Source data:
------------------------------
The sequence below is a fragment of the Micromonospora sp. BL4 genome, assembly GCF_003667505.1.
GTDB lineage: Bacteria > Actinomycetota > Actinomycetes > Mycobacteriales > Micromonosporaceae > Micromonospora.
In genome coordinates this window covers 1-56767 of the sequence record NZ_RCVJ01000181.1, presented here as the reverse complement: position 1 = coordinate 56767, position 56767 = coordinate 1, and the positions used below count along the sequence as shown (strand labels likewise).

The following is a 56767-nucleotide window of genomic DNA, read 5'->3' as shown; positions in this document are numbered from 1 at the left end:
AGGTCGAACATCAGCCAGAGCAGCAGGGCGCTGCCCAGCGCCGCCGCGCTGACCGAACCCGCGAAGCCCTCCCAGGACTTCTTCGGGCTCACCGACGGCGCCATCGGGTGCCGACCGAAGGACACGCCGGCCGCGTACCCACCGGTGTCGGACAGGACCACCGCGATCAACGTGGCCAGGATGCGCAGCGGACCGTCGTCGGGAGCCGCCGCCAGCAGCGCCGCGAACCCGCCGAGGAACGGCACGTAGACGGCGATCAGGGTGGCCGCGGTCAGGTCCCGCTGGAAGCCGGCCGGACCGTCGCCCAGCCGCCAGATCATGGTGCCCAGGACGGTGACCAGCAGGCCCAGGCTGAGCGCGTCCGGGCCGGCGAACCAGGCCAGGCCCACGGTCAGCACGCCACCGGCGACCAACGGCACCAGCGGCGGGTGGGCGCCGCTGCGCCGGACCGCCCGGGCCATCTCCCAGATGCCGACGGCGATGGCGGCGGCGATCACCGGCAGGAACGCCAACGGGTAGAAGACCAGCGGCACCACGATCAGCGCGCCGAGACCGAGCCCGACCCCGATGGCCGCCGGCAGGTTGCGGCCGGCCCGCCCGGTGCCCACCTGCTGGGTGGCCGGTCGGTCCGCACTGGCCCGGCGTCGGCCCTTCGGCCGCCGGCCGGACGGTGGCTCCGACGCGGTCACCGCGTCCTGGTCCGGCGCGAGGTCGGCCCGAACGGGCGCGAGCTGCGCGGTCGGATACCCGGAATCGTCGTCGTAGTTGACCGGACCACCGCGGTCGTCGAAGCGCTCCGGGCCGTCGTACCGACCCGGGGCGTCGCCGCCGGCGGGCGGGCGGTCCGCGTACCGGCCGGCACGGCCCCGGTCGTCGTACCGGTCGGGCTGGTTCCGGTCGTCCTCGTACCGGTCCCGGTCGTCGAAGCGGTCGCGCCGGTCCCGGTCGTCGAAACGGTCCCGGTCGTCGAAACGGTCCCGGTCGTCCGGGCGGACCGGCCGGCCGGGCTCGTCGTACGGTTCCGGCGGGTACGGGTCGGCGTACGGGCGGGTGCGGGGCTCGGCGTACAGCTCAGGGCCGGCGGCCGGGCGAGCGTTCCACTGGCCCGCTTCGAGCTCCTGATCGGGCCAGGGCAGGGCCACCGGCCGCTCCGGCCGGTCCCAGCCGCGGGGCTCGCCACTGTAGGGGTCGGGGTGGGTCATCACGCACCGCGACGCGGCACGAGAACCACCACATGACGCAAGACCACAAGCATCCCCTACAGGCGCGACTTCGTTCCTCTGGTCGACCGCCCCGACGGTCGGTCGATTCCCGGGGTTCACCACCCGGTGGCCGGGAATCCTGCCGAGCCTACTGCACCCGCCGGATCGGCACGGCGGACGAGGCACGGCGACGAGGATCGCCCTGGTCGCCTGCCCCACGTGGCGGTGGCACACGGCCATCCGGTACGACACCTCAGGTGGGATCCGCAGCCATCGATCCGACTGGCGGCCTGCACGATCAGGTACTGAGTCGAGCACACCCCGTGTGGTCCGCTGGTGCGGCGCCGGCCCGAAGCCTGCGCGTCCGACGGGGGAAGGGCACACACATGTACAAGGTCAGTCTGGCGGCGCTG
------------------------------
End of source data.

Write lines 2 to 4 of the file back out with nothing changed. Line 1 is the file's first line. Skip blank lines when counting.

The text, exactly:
GTDB lineage: Bacteria > Actinomycetota > Actinomycetes > Mycobacteriales > Micromonosporaceae > Micromonospora.
In genome coordinates this window covers 1-56767 of the sequence record NZ_RCVJ01000181.1, presented here as the reverse complement: position 1 = coordinate 56767, position 56767 = coordinate 1, and the positions used below count along the sequence as shown (strand labels likewise).

The following is a 56767-nucleotide window of genomic DNA, read 5'->3' as shown; positions in this document are numbered from 1 at the left end: